|I believe you can unsubscribe from this topic to remove it from your topics not sure though.|
Yes, they are update news. Some of this are questions really.
I personally agree with you, it is better if the feature you mentioned above is added (as soon as possible) (Just because they may make you annoyed if you don't like :))
And also like naraku9333
said before, making a blog is a good idea, but I think just about one, or two weeks later, my first child debug version will be released...
Once again, I am sorry.
, "What is the problem which causes the parser accesses small variables (such as char, short) very slowly?
" Is my algorithm ok? It seems my function needs a lot of improvements.
The important question about function : What do you think about special type-cast level 3?
Wow, it's hard to explain. Let's say :
LEVEL 1 : The parser casts type for a new member immediately after a new member value is successfully inserted.
true + '0' + 100 + 100.0f + 100.0
The following variables above will be added with its type-cast :
LEVEL 2 : The parser browses all members, chooses the best suit type, then uses its general type-cast
to handle and perform its calculation.
true + false + '0' - [int] false - false
The parser has to calculate this expression above, it uses type-cast
information to convert the final value of the calculation to a correct value before ending the algorithm.
: current_type = boolean
: (boolean == boolean) -> boolean
: (boolean < char)
-> type = char
- [int] false
: (char < int)
-> type = int
: (int > boolean)
The value is 49
, and the final value is
(I think it only works with functions) :
The parser will use one sign symbol to control the automatic type-cast browser. That means users can set quickly their own general type-cast for a series of parameters at a time; decide what type of the final value that people should look.
- Syntax : [#parameter_list]
- Example : [#idci] (int, double, char , int)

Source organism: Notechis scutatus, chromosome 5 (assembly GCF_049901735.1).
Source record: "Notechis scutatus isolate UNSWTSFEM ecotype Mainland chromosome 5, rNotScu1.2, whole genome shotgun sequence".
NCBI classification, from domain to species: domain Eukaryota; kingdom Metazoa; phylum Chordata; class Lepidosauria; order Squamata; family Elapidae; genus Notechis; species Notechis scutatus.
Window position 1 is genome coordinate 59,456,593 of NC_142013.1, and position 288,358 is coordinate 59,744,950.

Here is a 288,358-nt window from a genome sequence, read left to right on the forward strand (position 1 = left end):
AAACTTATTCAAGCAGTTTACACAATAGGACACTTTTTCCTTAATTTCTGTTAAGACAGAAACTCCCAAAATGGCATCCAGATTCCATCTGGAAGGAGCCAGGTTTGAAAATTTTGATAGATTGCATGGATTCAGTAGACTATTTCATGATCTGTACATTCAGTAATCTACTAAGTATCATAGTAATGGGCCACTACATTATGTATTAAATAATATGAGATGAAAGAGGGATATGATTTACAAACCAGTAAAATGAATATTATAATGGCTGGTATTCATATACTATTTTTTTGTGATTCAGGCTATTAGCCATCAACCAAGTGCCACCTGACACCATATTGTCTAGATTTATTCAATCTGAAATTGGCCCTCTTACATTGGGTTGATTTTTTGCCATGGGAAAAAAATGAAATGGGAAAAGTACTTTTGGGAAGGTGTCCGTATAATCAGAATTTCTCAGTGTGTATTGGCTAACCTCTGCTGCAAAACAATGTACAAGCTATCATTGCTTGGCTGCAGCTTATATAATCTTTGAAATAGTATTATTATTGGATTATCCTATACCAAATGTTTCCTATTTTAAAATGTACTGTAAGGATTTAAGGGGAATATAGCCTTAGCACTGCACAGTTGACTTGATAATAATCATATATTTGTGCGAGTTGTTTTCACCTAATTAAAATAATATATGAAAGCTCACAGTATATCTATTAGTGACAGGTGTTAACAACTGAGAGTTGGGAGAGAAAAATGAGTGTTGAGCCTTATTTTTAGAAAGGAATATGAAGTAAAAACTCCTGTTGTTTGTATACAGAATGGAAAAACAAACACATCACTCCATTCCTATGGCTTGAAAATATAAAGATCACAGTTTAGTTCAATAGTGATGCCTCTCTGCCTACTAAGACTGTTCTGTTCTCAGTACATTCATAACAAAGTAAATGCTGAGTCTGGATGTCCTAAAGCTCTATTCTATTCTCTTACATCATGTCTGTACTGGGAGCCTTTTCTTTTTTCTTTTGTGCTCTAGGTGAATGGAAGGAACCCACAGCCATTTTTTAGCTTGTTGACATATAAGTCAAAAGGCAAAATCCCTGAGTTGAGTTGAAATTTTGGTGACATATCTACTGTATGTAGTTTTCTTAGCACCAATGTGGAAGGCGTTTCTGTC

To be more detailed, consider this :
var = pow (2.0 , 3.0);
As you can see, both 2.0; 3.0
are double. The function has two parameters with total 16
bytes stack. Normally you may write :
var = pow (2 , 3); // They are int
Or even the example :
var = pow (true , 'a'); // boolean, char
Still works correctly... why?
Just because C++ has a powerful type-cast feature. It searches available function templates for parameter information and then uses them to cast the input values to correct values before calling without causing any problem.
With two examples above, simply the compiler replaces the value with :
double pow (double, double);
var = pow ((double)2 , (double)3);
var = pow ((double)true , (double)'a');
But about my interpreter? No function templates, then how can the interpreter know what you are doing? It doesn't know how to cast a parameter value. Simply push, pop, then a crash error begins... :(
Problem example :
var = pow (2 + 2 , 3.0);
"2 + 2" is an int; 3.0 is a double
-> Two parameters with 12-bytes stack (It should be 16)
So if you don't know what you are doing, your program will always be in danger when it calls a function.
If you know the syntax :
int value = 10,
value = pow([double]value, 2.0)
Then no problem. But only forgetting the [double]
int value = 10,
value = pow(value, 2.0) //It collapses the program anyway!!!!!!!!
Therefore now, here is the first solution :
The first solution simply is using the basic type-cast feature.
var = pow([double]2, 3.0)
You are allowed to comment inside the bracket with "_"
; if the comment is not a expression. It's convenient, but in some cases it may make you confused if you have to handle a complex expression, in my opinion it looks very ugly.
var = pow([double](3 + 4 + (3 * 15)), [double]2)
And I decided; my opinion - idea is using the symbol "#" to quickly solve the problem.
An example solution :
var = pow([#dd]6, 2.0f)
sign there are two special characters.
This tells the first character (first parameter) where it stands it's a double, and also the second character says it must be a double value.
- First character
-> First parameter : double
- Second character
-> Second parameter : double
So it's equivalent to :
var = pow([double]6, [double]2.0f)
Another example :
var = func([#iicdf]10.0f , 20, 30.00, 40, 50)
The first character (first parameter) must be an int, the second also is an int, the third character now is a char, the forth character says it's a double, and the last character holds a float.
So it's equivalent to :
var = func([int]10.0f, [int]20, [char]30.00, [double]40, [float]50)
What you do think about this idea? Any opinion, improvement or suggestion?